Plans to Shuffle Agents from Canadian to Mexican Border Raises Fear of Delays at Northern Border
The Department of Homeland Security has announced plans to transfer more than 700 border agents from the 120 ports of entry at the Northern (Canadian) border to the Southern (Mexican) border. The purpose is to bolster the number of agents available to help with asylum seekers.
Members of the Congressional Northern Border Caucus (NBC) oppose these plans. Approximately 400,000 people and $1.6 billion in products cross the Canadian border daily. Removing border agents will cause delays, the Members contend, and the delays will only increase as the summer tourist season gets underway.
Members of the NBC have security concerns and also fear that delays will lead to economic hardships in their states. Representative Annie Kuster (D-N.H.) said, “Moving Customs and Border Protection personnel away from our northern border has the potential to impact U.S.-Canadian commerce and tourism just as we enter the busy summer months.” In a bipartisan letter to Acting Homeland Security Secretary Kevin McAleenan, Representatives from New York, Michigan, New Hampshire, Minnesota, Washington, North Dakota, and Vermont complained, “The decision to deploy northern border CBP officers to the southern border makes it increasingly more difficult for the agency to meet their core mission requirements at the border which include effectively securing U.S. points of entry and safeguarding and streamlining lawful trade and travel . . . .”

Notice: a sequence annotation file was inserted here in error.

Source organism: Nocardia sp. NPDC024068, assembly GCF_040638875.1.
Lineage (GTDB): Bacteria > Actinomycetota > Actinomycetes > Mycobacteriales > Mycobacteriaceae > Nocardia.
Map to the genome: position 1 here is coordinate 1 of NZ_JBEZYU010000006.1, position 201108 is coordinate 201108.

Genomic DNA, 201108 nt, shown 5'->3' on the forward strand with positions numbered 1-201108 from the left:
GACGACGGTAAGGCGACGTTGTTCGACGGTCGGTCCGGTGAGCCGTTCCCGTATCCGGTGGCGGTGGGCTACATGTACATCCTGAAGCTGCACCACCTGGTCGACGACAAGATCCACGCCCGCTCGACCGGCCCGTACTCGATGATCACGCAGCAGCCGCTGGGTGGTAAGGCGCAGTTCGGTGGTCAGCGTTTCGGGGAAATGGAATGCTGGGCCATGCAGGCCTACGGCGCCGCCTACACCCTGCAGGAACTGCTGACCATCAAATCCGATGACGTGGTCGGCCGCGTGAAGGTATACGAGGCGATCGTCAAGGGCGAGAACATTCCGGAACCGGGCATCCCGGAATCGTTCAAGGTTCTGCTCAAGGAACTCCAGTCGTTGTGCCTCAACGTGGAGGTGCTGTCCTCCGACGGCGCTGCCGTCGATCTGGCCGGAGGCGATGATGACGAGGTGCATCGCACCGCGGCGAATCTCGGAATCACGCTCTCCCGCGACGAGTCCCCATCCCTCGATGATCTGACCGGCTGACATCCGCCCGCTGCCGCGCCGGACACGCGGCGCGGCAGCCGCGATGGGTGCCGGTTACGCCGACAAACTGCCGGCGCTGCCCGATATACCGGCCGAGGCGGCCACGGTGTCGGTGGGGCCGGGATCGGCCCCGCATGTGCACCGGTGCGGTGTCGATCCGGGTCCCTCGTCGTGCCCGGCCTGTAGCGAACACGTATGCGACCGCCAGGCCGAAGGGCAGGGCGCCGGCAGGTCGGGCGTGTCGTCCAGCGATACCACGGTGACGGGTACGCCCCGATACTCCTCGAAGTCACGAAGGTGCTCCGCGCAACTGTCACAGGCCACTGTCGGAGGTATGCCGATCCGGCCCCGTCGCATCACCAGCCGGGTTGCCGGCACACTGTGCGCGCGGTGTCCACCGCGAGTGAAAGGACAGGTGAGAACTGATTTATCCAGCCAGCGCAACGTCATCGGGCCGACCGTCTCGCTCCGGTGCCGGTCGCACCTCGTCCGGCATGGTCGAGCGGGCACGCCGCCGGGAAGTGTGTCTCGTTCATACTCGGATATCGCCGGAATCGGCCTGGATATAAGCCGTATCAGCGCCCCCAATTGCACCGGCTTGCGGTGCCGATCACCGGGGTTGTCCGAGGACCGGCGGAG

The U.S./Canada border stretches 5,525 miles and is the “longest land boundary between two countries in the world.” As long ago as 2010, close to 20 million Canadians took overnight trips to the U.S. Taking that trip during the summer months has always meant delays, but, with even more significant delays looming, Canadians may rethink travelling elsewhere.
Employers likely will feel the effects, too. Ports of entry already are turning away individuals applying for renewals of L visas. Along with tourists, potential U.S. employees applying for TNs or Ls at the ports of entry undoubtedly will be subject to delays that are longer than usual as the ports of entry struggle to keep up.
Senator Susan Collins (R-Me.) noted, “[T]he U.S. government will be monitoring the Northern border to ensure that it is not ‘negatively affected’ by [the] transfers.” Jackson Lewis attorneys will provide updates on the DHS plans as they materialize.